Panel 4: Syria and Iraq
A sniper fired at a group of fleeing civilians in west Mosul, Iraq. Credit Ivor Prickett/Panos Pictures
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"The Arab Uprisings and the Syrian Case: Unfinished Business"
Bassam Haddad is Director of the Middle East Studies Program and teaches in the Department of Public and International Affairs at George Mason University. He is the author of Business Networks in Syria: The Political Economy of Authoritarian Resilience (2012).
Lisa Wedeen is the Mary R. Morton Professor of Political Science and co-director of the Chicago Center for Contemporary Theory at the University of Chicago. Her publications include Ambiguities of Domination: Politics, Rhetoric, and Symbols in Contemporary Syria (1999) and, most recently, "Ideology and Humor in Dark Times: Notes from Syria" in Critical Inquiry 39.4 (2013).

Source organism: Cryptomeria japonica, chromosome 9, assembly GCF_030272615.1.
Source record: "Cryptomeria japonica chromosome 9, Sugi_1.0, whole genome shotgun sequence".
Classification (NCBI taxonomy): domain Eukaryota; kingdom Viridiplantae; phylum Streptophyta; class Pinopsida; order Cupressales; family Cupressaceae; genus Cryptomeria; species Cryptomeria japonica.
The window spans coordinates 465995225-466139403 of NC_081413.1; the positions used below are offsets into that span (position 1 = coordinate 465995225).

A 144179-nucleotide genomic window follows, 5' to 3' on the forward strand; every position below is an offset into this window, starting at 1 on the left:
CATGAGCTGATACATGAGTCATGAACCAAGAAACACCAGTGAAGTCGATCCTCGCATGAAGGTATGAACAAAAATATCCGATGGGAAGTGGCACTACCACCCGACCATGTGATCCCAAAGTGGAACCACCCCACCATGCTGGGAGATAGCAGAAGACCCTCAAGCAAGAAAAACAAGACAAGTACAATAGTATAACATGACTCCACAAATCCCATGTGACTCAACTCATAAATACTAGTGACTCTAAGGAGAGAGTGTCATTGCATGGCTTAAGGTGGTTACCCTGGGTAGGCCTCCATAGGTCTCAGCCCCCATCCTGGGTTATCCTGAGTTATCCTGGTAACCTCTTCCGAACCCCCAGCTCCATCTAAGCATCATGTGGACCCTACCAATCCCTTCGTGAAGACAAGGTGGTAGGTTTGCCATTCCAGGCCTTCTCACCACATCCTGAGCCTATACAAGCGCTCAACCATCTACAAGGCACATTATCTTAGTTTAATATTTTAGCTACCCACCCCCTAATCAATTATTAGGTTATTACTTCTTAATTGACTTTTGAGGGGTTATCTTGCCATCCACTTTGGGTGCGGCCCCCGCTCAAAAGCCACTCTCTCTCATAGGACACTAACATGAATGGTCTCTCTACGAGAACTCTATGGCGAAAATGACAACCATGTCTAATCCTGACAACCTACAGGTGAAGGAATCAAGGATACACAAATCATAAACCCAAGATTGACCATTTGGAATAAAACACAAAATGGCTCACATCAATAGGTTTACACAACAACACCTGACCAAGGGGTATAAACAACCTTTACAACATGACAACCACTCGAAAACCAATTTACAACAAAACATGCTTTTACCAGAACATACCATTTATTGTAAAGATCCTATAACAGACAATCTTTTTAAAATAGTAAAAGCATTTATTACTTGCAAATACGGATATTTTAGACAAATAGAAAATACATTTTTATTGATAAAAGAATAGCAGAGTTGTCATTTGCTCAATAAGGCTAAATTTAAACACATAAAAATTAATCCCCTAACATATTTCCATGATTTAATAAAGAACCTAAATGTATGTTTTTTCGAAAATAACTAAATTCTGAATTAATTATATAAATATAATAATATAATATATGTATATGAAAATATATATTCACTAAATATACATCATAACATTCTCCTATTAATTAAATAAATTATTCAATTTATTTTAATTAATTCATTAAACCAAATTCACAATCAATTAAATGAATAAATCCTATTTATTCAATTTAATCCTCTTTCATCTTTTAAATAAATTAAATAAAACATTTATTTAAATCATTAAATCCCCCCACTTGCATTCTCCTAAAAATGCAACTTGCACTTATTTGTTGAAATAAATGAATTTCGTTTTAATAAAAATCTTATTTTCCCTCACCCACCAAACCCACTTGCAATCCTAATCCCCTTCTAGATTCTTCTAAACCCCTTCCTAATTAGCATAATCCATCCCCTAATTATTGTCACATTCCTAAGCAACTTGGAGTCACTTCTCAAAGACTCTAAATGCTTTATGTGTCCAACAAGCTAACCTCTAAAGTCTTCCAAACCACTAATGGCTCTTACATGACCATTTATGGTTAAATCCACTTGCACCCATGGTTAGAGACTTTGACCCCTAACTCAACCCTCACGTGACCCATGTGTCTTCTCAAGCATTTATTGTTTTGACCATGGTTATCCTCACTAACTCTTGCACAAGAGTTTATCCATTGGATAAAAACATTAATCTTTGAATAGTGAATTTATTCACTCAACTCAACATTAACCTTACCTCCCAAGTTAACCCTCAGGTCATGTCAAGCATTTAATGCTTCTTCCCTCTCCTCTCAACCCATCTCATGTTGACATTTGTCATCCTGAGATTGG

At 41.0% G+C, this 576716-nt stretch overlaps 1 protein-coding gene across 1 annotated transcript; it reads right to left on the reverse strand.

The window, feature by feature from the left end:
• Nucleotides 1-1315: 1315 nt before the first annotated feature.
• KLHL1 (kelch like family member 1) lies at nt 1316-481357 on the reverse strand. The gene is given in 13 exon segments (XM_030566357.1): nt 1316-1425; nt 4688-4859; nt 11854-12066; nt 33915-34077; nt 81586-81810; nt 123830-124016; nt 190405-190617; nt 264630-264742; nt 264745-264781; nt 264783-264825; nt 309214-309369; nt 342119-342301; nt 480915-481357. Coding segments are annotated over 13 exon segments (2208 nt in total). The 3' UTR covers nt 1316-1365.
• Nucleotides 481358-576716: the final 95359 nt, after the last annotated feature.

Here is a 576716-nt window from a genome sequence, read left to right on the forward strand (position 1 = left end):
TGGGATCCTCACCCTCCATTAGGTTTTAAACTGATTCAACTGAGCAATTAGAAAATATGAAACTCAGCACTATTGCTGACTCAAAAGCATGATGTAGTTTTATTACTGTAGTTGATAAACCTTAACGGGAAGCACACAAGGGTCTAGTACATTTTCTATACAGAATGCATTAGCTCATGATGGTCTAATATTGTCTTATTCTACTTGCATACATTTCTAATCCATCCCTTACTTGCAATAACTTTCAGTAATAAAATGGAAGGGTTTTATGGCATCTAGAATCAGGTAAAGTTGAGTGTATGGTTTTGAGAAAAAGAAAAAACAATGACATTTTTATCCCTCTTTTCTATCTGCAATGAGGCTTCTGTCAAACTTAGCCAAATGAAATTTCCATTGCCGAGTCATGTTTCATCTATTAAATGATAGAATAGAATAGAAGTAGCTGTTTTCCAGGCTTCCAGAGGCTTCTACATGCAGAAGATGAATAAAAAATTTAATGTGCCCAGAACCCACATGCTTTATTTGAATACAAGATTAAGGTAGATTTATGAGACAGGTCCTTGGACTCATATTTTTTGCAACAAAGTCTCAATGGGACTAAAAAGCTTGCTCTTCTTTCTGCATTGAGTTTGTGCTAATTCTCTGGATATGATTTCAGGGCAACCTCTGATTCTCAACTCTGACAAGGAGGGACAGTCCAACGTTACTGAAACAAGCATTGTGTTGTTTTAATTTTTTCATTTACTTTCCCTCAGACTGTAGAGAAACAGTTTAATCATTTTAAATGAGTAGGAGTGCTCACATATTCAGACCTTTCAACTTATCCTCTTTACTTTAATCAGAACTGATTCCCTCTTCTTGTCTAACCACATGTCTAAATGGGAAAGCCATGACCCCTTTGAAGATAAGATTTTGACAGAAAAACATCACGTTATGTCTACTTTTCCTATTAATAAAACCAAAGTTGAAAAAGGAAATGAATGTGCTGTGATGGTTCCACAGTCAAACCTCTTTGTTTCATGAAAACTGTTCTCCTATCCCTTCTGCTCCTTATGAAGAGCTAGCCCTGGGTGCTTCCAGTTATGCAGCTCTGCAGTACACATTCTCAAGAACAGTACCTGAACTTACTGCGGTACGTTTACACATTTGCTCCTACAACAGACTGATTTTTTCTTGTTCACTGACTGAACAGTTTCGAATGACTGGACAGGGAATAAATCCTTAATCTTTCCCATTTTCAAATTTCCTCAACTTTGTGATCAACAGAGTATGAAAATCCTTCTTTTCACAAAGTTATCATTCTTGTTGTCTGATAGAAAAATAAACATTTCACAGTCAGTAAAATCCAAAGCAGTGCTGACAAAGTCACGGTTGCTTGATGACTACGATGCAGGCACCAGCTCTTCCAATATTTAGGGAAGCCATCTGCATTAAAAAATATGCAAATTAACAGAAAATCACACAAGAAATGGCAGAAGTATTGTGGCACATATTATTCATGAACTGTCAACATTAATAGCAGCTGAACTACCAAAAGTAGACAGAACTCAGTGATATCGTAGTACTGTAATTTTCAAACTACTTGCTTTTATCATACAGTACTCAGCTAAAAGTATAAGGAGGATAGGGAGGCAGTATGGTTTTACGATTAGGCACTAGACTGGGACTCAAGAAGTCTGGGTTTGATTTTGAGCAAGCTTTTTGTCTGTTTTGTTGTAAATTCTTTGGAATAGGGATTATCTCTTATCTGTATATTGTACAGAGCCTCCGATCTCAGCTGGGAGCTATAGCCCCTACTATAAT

"Understanding the New Syria: The View from the Diaspora"
Lindsay Gifford is an assistant professor in International Studies at the University of San Francisco, where she also is currently serving as the Interim Director of Middle Eastern Studies. She holds a PhD in Anthropology from Boston University, for which she conducted ethnographic field research in Damascus, and was a National Science Foundation Minority Postdoctoral Research Fellow working with refugees in Jordan.
"Reconfiguring Authority: State and Informal Actors in Iraq"
Harith Hasan al-Qarawee is a Senior Fellow at the Central European University and senior non-resident fellow at the Atlantic Council, where he leads the Iraq Initiative. His research focuses on religion-state relations, sectarianism and identity politics, and informal actors in Iraq and the Middle East.
Respondent: James L. Gelvin is a professor of History at UCLA. His most recent book is The New Middle East: What Everyone Needs to Know (2017).